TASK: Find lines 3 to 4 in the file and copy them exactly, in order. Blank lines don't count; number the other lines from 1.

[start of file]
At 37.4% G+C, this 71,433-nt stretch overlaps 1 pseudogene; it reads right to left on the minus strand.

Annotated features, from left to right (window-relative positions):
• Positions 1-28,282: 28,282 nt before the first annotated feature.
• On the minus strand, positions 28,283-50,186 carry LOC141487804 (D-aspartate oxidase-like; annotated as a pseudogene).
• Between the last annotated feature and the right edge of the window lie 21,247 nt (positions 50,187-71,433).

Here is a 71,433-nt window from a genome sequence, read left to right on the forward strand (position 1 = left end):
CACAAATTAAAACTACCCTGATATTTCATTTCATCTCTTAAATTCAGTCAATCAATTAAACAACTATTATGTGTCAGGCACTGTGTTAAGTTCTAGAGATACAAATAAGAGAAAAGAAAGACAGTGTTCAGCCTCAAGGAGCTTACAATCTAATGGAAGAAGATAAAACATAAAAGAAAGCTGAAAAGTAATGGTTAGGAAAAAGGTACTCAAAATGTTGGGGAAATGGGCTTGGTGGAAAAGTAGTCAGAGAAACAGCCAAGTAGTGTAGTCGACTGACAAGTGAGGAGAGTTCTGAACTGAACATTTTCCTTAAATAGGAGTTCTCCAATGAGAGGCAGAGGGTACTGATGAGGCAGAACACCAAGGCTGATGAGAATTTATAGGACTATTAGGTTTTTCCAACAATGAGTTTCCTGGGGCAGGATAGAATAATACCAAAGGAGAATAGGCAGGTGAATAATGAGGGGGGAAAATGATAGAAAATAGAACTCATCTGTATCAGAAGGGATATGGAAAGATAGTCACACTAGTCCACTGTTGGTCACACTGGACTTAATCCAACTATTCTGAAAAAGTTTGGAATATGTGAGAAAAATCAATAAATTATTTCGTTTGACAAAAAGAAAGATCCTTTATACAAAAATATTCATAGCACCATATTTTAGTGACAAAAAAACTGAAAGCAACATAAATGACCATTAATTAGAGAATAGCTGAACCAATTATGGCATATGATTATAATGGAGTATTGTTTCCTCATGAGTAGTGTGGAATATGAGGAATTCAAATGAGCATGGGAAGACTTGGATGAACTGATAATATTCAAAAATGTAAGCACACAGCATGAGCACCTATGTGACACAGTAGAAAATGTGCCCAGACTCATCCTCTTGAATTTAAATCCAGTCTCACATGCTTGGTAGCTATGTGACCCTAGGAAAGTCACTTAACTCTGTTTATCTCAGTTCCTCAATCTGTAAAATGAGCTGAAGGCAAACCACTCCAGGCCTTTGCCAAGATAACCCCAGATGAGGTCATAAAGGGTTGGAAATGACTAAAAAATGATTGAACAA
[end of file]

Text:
• Positions 1-28,282: 28,282 nt before the first annotated feature.
• On the minus strand, positions 28,283-50,186 carry LOC141487804 (D-aspartate oxidase-like; annotated as a pseudogene).